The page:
Name: Bob “Tenzin” Thurman and Nena Thurman
What are your jobs?
(Bob)I’m a professor of Buddhist Studies at Columbia University; I’m also responsible Tibet House US ( a nonprofit dedicated to Tibetan culture), and for the American Institute of Buddhist Studies, (which translates the treasures of Tibetan scientific literature into English and other languages.) I’m also a writer and a public lecturer.
(Nena) I am the Managing Director of Tibet House US, with special focus on building Tibet House’s Menla Healing Center in Catskills, where Tibetan healers and physicians can help people with their health and mental equilibrium.
What social causes are most important to you?
(Bob) Preserving the environment, helping those whose human rights are violated, overcoming the widening gap between rich and poor worldwide, and strengthening education everywhere at all levels.
(Nena) Pretty much the same, perhaps extra emphasis on animal rights.
What charities do you support – and how?
Tibet House US and number of other Tibet related charities. Amnesty International, Medecins Sans Frontieres, Oxfam, Humane Society, Oglala Lakota College, and Greenpeace.
Why do you have a passion for Tibet in particular, is there a personal tie?
I am fifty year friend of HH Dalai Lama, and have been living with and studying Tibetans, religion, philosophy, psychology, history, and culture for that time. They are under genocidal threat from Peoples’ Republic of China, and I have picked them to focus on, though I also wish I could help everyone as well and do what little I can.
My wife has pretty much the same history and passion, as do some of our children.
Is there a particular way you would want to encourage readers to be involved?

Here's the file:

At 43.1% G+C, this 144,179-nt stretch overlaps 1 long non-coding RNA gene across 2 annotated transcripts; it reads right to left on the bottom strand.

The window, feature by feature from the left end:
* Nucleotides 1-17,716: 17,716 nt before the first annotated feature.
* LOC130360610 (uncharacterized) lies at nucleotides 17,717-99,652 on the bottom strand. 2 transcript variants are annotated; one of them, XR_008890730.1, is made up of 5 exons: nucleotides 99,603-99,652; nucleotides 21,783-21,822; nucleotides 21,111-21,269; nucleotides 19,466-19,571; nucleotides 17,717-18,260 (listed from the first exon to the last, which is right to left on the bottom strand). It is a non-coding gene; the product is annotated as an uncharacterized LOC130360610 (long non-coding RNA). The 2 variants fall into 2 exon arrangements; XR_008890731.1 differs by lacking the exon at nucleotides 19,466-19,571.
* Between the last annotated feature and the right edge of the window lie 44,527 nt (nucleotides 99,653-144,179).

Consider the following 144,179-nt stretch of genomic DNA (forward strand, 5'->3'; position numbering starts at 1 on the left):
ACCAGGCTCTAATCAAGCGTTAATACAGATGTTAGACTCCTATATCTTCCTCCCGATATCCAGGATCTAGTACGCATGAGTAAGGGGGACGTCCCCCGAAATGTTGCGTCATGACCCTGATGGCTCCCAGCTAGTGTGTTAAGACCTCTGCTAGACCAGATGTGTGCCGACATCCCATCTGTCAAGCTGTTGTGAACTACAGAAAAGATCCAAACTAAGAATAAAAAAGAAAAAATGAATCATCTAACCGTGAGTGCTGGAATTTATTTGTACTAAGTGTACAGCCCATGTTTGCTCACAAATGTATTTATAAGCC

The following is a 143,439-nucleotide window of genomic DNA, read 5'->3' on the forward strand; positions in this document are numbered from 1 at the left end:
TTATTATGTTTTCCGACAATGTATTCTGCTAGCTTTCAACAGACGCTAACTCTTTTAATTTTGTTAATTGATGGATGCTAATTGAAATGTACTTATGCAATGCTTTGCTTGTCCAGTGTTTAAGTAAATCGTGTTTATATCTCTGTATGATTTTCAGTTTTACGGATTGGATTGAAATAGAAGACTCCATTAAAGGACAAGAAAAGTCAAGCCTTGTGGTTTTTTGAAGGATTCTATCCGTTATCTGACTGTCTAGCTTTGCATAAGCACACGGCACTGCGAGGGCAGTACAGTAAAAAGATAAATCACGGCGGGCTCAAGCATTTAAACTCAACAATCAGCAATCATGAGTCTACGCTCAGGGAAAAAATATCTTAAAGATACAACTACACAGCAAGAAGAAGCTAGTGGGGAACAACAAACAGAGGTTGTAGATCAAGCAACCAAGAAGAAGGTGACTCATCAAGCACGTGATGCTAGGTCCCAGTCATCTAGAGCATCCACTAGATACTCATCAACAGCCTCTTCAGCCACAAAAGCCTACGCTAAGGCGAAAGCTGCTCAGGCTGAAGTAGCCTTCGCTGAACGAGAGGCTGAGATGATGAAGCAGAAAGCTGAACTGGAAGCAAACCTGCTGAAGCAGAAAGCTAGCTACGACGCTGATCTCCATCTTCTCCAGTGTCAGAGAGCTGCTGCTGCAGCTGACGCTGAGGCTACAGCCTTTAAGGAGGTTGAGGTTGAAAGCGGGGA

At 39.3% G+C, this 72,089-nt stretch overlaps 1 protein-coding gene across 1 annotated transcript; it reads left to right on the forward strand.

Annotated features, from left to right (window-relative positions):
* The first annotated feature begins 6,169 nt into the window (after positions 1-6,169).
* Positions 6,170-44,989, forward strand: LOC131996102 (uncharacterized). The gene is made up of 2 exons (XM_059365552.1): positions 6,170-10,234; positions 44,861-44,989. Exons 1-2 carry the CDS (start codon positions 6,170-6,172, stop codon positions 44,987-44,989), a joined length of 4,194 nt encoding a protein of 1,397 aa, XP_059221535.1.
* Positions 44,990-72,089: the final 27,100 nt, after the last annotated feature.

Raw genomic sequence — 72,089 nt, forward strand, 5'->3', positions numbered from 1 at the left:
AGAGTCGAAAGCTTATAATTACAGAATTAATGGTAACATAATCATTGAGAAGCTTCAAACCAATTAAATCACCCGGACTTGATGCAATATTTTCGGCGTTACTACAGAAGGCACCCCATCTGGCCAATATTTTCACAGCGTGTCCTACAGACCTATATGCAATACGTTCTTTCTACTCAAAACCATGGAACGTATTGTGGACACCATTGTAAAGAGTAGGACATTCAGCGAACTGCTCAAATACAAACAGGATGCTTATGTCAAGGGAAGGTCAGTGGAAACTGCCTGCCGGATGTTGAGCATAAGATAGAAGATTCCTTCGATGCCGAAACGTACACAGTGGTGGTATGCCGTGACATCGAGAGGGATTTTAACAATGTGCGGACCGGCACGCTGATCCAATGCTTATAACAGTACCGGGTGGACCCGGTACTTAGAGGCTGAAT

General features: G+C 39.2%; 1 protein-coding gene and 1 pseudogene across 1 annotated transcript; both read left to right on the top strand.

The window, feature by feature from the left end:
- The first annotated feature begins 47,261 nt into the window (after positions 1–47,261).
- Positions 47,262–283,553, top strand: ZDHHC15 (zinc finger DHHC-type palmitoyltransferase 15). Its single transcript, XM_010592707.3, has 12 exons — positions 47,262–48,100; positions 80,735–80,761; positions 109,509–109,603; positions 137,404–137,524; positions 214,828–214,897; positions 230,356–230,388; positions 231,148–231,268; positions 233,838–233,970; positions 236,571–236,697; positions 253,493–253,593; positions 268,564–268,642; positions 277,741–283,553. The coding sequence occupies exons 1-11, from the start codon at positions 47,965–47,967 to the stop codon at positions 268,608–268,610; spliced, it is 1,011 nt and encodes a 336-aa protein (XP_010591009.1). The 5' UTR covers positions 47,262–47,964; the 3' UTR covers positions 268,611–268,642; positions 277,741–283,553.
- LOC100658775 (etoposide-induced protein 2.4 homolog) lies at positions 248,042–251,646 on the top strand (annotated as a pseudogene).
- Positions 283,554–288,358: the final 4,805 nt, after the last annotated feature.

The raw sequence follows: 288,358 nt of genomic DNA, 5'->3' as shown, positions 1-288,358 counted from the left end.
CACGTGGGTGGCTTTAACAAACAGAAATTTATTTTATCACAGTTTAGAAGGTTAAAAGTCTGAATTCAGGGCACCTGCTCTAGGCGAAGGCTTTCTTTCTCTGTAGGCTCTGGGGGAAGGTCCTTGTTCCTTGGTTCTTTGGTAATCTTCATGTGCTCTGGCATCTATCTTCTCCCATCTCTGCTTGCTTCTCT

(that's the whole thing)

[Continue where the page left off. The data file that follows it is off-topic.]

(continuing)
We have a number of benefits throughout the year, and on March 3rd we are holding our 21st Annual Benefit Concert at Carnegie Hall in New York City. The concert’s artistic director, Philip Glass, has put together an incredible line-up of musicians including The Roots, The Flaming Lips, Patti Smith, Michael Stipe, Angelique Kidjo, Taj Mahal and James McCartney. Tickets can be purchased through the Carnegie Hall Box Office. You can also consider becoming a member of Tibet House US and help us succeed in this huge undertaking.
How would you define social responsibility?
It’s just human responsibility, being responsible for one’s actions and inactions and their effects on others. Saying “social” in front of “responsibility” is particularly apt in the language describing corporate behavior and misbehavior, and is used to encourage the leaders and owners of powerful corporations to look beyond their bottom line of profit and be accountable for the damage they might do to the environment, to animals, and to future generations, including their own children and grandchildren etc.
Do you have any tattoos that relate to your social/charitable beliefs/work?
I have a tattoo depicting the Jewel in the Lotus, from the Tibetan mantra OM MANI PADME HUM that relates to Lokeshvara, bodhisattva of supreme compassion, and expresses the union of wisdom and compassion – with my wife’s name written under it. I suppose this relates my devotion to Tibet and its highest ideals to my personal life.
My wife has something similar on her ankle, with a T on it, which could refer to mynickname “Tenzin,” or to the Buddhist goddess Tara, or even to Tibet itself. Phil from Boulder Colorado did both tattoos and he is a great artist.